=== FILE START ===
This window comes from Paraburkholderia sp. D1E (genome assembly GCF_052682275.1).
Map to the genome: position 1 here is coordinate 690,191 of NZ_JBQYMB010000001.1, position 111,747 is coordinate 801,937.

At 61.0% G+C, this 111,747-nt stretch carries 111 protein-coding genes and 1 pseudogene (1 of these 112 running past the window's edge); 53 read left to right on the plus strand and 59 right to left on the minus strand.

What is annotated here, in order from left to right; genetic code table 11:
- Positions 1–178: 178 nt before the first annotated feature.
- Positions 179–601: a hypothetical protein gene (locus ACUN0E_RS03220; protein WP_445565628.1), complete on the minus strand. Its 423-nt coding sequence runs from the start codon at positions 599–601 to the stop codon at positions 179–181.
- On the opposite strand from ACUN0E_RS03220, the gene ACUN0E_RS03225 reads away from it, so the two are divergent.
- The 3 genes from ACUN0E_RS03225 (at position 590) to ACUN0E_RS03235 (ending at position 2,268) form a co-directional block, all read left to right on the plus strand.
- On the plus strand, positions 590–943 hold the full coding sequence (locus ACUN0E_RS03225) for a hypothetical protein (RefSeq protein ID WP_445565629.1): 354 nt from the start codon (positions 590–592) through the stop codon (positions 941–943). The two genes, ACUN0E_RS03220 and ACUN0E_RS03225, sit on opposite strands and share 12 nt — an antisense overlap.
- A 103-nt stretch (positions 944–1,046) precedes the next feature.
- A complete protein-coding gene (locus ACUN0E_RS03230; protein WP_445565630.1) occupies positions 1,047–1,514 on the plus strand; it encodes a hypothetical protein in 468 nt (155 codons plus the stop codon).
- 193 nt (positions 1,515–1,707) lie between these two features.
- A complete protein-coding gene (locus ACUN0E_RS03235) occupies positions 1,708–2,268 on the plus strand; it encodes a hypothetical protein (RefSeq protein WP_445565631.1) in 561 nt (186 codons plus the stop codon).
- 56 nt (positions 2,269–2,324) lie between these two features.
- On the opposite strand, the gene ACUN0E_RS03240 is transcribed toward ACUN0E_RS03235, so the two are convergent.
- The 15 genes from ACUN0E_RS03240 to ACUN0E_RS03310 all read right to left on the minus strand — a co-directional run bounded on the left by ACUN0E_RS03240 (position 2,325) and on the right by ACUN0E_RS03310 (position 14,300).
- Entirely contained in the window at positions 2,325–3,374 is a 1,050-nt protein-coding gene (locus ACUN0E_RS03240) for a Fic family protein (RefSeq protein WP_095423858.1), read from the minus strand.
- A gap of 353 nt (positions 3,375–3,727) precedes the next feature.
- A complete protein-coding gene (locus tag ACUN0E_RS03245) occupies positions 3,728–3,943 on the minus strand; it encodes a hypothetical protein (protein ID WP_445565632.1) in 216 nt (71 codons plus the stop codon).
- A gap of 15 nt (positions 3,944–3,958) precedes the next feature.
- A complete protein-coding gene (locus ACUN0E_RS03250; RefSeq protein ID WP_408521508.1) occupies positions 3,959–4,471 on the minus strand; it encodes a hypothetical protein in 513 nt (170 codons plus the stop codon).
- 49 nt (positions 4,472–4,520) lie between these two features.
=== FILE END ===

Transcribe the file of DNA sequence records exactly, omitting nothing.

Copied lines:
This window comes from Paraburkholderia sp. D1E (genome assembly GCF_052682275.1).
Map to the genome: position 1 here is coordinate 690,191 of NZ_JBQYMB010000001.1, position 111,747 is coordinate 801,937.

At 61.0% G+C, this 111,747-nt stretch carries 111 protein-coding genes and 1 pseudogene (1 of these 112 running past the window's edge); 53 read left to right on the plus strand and 59 right to left on the minus strand.

What is annotated here, in order from left to right; genetic code table 11:
- Positions 1–178: 178 nt before the first annotated feature.
- Positions 179–601: a hypothetical protein gene (locus ACUN0E_RS03220; protein WP_445565628.1), complete on the minus strand. Its 423-nt coding sequence runs from the start codon at positions 599–601 to the stop codon at positions 179–181.
- On the opposite strand from ACUN0E_RS03220, the gene ACUN0E_RS03225 reads away from it, so the two are divergent.
- The 3 genes from ACUN0E_RS03225 (at position 590) to ACUN0E_RS03235 (ending at position 2,268) form a co-directional block, all read left to right on the plus strand.
- On the plus strand, positions 590–943 hold the full coding sequence (locus ACUN0E_RS03225) for a hypothetical protein (RefSeq protein ID WP_445565629.1): 354 nt from the start codon (positions 590–592) through the stop codon (positions 941–943). The two genes, ACUN0E_RS03220 and ACUN0E_RS03225, sit on opposite strands and share 12 nt — an antisense overlap.
- A 103-nt stretch (positions 944–1,046) precedes the next feature.
- A complete protein-coding gene (locus ACUN0E_RS03230; protein WP_445565630.1) occupies positions 1,047–1,514 on the plus strand; it encodes a hypothetical protein in 468 nt (155 codons plus the stop codon).
- 193 nt (positions 1,515–1,707) lie between these two features.
- A complete protein-coding gene (locus ACUN0E_RS03235) occupies positions 1,708–2,268 on the plus strand; it encodes a hypothetical protein (RefSeq protein WP_445565631.1) in 561 nt (186 codons plus the stop codon).
- 56 nt (positions 2,269–2,324) lie between these two features.
- On the opposite strand, the gene ACUN0E_RS03240 is transcribed toward ACUN0E_RS03235, so the two are convergent.
- The 15 genes from ACUN0E_RS03240 to ACUN0E_RS03310 all read right to left on the minus strand — a co-directional run bounded on the left by ACUN0E_RS03240 (position 2,325) and on the right by ACUN0E_RS03310 (position 14,300).
- Entirely contained in the window at positions 2,325–3,374 is a 1,050-nt protein-coding gene (locus ACUN0E_RS03240) for a Fic family protein (RefSeq protein WP_095423858.1), read from the minus strand.
- A gap of 353 nt (positions 3,375–3,727) precedes the next feature.
- A complete protein-coding gene (locus tag ACUN0E_RS03245) occupies positions 3,728–3,943 on the minus strand; it encodes a hypothetical protein (protein ID WP_445565632.1) in 216 nt (71 codons plus the stop codon).
- A gap of 15 nt (positions 3,944–3,958) precedes the next feature.
- A complete protein-coding gene (locus ACUN0E_RS03250; RefSeq protein ID WP_408521508.1) occupies positions 3,959–4,471 on the minus strand; it encodes a hypothetical protein in 513 nt (170 codons plus the stop codon).
- 49 nt (positions 4,472–4,520) lie between these two features.